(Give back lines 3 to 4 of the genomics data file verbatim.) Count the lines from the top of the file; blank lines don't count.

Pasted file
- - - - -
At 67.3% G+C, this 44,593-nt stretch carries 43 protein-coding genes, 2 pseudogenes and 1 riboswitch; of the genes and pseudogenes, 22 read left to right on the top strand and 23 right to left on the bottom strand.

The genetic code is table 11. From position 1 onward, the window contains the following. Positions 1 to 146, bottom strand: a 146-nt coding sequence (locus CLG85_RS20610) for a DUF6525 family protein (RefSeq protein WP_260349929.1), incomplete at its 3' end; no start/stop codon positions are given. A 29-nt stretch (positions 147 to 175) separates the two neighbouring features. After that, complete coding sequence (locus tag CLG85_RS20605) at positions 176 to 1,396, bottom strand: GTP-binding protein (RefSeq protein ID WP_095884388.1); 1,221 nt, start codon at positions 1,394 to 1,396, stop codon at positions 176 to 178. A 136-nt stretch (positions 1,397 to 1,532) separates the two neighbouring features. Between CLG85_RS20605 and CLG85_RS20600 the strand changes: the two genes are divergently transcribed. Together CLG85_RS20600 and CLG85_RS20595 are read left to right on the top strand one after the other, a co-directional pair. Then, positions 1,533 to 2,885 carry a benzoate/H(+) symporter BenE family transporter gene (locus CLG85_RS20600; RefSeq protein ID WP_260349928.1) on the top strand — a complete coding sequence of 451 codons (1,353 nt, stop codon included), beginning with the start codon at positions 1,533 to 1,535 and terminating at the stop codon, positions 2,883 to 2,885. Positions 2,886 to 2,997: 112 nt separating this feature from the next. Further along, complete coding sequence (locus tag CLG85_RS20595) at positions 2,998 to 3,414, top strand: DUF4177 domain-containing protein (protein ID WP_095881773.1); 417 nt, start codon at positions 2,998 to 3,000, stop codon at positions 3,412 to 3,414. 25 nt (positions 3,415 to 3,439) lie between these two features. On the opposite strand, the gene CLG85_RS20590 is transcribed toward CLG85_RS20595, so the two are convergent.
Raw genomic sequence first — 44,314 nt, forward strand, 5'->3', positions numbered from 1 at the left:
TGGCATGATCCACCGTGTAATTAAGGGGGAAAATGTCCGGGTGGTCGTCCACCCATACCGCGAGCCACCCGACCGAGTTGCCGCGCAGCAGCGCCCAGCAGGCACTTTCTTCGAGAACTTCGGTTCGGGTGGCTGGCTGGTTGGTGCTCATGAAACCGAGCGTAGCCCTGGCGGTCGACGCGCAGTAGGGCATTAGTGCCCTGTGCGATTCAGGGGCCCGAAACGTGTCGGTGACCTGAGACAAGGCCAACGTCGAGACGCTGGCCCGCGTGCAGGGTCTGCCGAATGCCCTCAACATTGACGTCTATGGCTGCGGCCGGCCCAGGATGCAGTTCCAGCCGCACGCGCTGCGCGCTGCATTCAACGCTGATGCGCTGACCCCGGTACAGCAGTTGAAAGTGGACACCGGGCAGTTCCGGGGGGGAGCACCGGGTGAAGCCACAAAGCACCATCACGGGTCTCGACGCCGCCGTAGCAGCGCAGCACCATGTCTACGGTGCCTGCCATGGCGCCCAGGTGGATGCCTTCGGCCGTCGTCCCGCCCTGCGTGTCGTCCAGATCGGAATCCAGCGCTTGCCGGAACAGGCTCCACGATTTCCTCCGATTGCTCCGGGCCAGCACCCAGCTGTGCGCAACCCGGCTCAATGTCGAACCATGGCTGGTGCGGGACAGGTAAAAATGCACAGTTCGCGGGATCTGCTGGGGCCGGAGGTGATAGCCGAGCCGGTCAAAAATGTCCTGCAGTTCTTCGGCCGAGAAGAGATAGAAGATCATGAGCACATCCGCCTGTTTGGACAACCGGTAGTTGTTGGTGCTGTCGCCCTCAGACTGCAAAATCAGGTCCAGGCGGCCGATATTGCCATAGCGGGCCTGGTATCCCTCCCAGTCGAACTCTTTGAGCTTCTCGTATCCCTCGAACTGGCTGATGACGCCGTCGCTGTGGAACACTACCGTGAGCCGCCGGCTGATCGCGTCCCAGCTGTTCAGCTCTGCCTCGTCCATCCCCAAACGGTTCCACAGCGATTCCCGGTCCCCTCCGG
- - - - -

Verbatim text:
Raw genomic sequence first — 44,314 nt, forward strand, 5'->3', positions numbered from 1 at the left:
TGGCATGATCCACCGTGTAATTAAGGGGGAAAATGTCCGGGTGGTCGTCCACCCATACCGCGAGCCACCCGACCGAGTTGCCGCGCAGCAGCGCCCAGCAGGCACTTTCTTCGAGAACTTCGGTTCGGGTGGCTGGCTGGTTGGTGCTCATGAAACCGAGCGTAGCCCTGGCGGTCGACGCGCAGTAGGGCATTAGTGCCCTGTGCGATTCAGGGGCCCGAAACGTGTCGGTGACCTGAGACAAGGCCAACGTCGAGACGCTGGCCCGCGTGCAGGGTCTGCCGAATGCCCTCAACATTGACGTCTATGGCTGCGGCCGGCCCAGGATGCAGTTCCAGCCGCACGCGCTGCGCGCTGCATTCAACGCTGATGCGCTGACCCCGGTACAGCAGTTGAAAGTGGACACCGGGCAGTTCCGGGGGGGAGCACCGGGTGAAGCCACAAAGCACCATCACGGGTCTCGACGCCGCCGTAGCAGCGCAGCACCATGTCTACGGTGCCTGCCATGGCGCCCAGGTGGATGCCTTCGGCCGTCGTCCCGCCCTGCGTGTCGTCCAGATCGGAATCCAGCGCTTGCCGGAACAGGCTCCACGATTTCCTCCGATTGCTCCGGGCCAGCACCCAGCTGTGCGCAACCCGGCTCAATGTCGAACCATGGCTGGTGCGGGACAGGTAAAAATGCACAGTTCGCGGGATCTGCTGGGGCCGGAGGTGATAGCCGAGCCGGTCAAAAATGTCCTGCAGTTCTTCGGCCGAGAAGAGATAGAAGATCATGAGCACATCCGCCTGTTTGGACAACCGGTAGTTGTTGGTGCTGTCGCCCTCAGACTGCAAAATCAGGTCCAGGCGGCCGATATTGCCATAGCGGGCCTGGTATCCCTCCCAGTCGAACTCTTTGAGCTTCTCGTATCCCTCGAACTGGCTGATGACGCCGTCGCTGTGGAACACTACCGTGAGCCGCCGGCTGATCGCGTCCCAGCTGTTCAGCTCTGCCTCGTCCATCCCCAAACGGTTCCACAGCGATTCCCGGTCCCCTCCGG